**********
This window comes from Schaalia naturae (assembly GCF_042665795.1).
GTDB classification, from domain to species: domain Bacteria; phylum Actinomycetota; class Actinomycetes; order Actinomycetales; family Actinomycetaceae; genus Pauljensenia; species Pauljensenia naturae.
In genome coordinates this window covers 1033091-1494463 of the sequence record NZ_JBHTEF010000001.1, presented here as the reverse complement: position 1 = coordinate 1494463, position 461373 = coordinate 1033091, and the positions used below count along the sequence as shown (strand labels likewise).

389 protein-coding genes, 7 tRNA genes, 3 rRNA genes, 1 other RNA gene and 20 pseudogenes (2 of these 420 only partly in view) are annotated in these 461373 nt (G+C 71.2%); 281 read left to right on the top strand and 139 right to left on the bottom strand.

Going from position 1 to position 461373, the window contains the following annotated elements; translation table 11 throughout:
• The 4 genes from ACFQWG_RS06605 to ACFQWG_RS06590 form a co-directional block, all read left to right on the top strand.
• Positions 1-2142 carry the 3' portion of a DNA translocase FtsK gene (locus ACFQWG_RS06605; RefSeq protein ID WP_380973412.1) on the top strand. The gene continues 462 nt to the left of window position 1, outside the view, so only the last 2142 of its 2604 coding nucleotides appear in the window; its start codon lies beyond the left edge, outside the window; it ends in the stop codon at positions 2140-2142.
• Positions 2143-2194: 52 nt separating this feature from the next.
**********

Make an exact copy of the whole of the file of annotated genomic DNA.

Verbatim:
This window comes from Schaalia naturae (assembly GCF_042665795.1).
GTDB classification, from domain to species: domain Bacteria; phylum Actinomycetota; class Actinomycetes; order Actinomycetales; family Actinomycetaceae; genus Pauljensenia; species Pauljensenia naturae.
In genome coordinates this window covers 1033091-1494463 of the sequence record NZ_JBHTEF010000001.1, presented here as the reverse complement: position 1 = coordinate 1494463, position 461373 = coordinate 1033091, and the positions used below count along the sequence as shown (strand labels likewise).

389 protein-coding genes, 7 tRNA genes, 3 rRNA genes, 1 other RNA gene and 20 pseudogenes (2 of these 420 only partly in view) are annotated in these 461373 nt (G+C 71.2%); 281 read left to right on the top strand and 139 right to left on the bottom strand.

Going from position 1 to position 461373, the window contains the following annotated elements; translation table 11 throughout:
• The 4 genes from ACFQWG_RS06605 to ACFQWG_RS06590 form a co-directional block, all read left to right on the top strand.
• Positions 1-2142 carry the 3' portion of a DNA translocase FtsK gene (locus ACFQWG_RS06605; RefSeq protein ID WP_380973412.1) on the top strand. The gene continues 462 nt to the left of window position 1, outside the view, so only the last 2142 of its 2604 coding nucleotides appear in the window; its start codon lies beyond the left edge, outside the window; it ends in the stop codon at positions 2140-2142.
• Positions 2143-2194: 52 nt separating this feature from the next.